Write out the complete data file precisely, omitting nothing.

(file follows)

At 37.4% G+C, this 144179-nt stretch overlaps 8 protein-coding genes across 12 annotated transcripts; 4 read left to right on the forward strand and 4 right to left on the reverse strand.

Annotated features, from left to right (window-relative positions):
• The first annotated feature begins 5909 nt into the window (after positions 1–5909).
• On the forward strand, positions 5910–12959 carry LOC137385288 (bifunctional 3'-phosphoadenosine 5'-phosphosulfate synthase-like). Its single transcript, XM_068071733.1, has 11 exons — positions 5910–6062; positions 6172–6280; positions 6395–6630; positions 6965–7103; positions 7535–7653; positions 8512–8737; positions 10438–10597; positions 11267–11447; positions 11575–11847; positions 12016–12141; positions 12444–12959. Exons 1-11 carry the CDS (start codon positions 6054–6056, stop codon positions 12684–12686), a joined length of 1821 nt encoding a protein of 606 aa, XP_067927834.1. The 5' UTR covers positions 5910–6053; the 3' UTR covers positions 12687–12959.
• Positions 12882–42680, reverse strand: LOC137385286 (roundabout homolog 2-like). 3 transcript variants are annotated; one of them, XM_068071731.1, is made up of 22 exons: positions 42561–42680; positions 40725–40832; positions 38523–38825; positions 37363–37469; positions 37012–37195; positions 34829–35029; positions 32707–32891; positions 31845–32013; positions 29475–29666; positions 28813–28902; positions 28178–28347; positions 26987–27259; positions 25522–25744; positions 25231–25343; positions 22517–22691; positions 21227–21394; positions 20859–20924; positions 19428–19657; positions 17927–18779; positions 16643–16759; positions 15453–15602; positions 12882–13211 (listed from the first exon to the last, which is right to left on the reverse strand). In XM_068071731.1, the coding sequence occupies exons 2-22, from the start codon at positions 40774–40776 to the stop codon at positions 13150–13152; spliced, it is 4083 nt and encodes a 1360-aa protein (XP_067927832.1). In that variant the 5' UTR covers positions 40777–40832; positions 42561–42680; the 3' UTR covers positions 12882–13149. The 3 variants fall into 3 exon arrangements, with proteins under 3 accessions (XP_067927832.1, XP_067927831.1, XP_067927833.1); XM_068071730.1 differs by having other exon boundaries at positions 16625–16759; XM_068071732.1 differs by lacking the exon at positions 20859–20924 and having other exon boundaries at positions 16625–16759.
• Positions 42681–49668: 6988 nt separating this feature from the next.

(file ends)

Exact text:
At 37.4% G+C, this 144179-nt stretch overlaps 8 protein-coding genes across 12 annotated transcripts; 4 read left to right on the forward strand and 4 right to left on the reverse strand.

Annotated features, from left to right (window-relative positions):
• The first annotated feature begins 5909 nt into the window (after positions 1–5909).
• On the forward strand, positions 5910–12959 carry LOC137385288 (bifunctional 3'-phosphoadenosine 5'-phosphosulfate synthase-like). Its single transcript, XM_068071733.1, has 11 exons — positions 5910–6062; positions 6172–6280; positions 6395–6630; positions 6965–7103; positions 7535–7653; positions 8512–8737; positions 10438–10597; positions 11267–11447; positions 11575–11847; positions 12016–12141; positions 12444–12959. Exons 1-11 carry the CDS (start codon positions 6054–6056, stop codon positions 12684–12686), a joined length of 1821 nt encoding a protein of 606 aa, XP_067927834.1. The 5' UTR covers positions 5910–6053; the 3' UTR covers positions 12687–12959.
• Positions 12882–42680, reverse strand: LOC137385286 (roundabout homolog 2-like). 3 transcript variants are annotated; one of them, XM_068071731.1, is made up of 22 exons: positions 42561–42680; positions 40725–40832; positions 38523–38825; positions 37363–37469; positions 37012–37195; positions 34829–35029; positions 32707–32891; positions 31845–32013; positions 29475–29666; positions 28813–28902; positions 28178–28347; positions 26987–27259; positions 25522–25744; positions 25231–25343; positions 22517–22691; positions 21227–21394; positions 20859–20924; positions 19428–19657; positions 17927–18779; positions 16643–16759; positions 15453–15602; positions 12882–13211 (listed from the first exon to the last, which is right to left on the reverse strand). In XM_068071731.1, the coding sequence occupies exons 2-22, from the start codon at positions 40774–40776 to the stop codon at positions 13150–13152; spliced, it is 4083 nt and encodes a 1360-aa protein (XP_067927832.1). In that variant the 5' UTR covers positions 40777–40832; positions 42561–42680; the 3' UTR covers positions 12882–13149. The 3 variants fall into 3 exon arrangements, with proteins under 3 accessions (XP_067927832.1, XP_067927831.1, XP_067927833.1); XM_068071730.1 differs by having other exon boundaries at positions 16625–16759; XM_068071732.1 differs by lacking the exon at positions 20859–20924 and having other exon boundaries at positions 16625–16759.
• Positions 42681–49668: 6988 nt separating this feature from the next.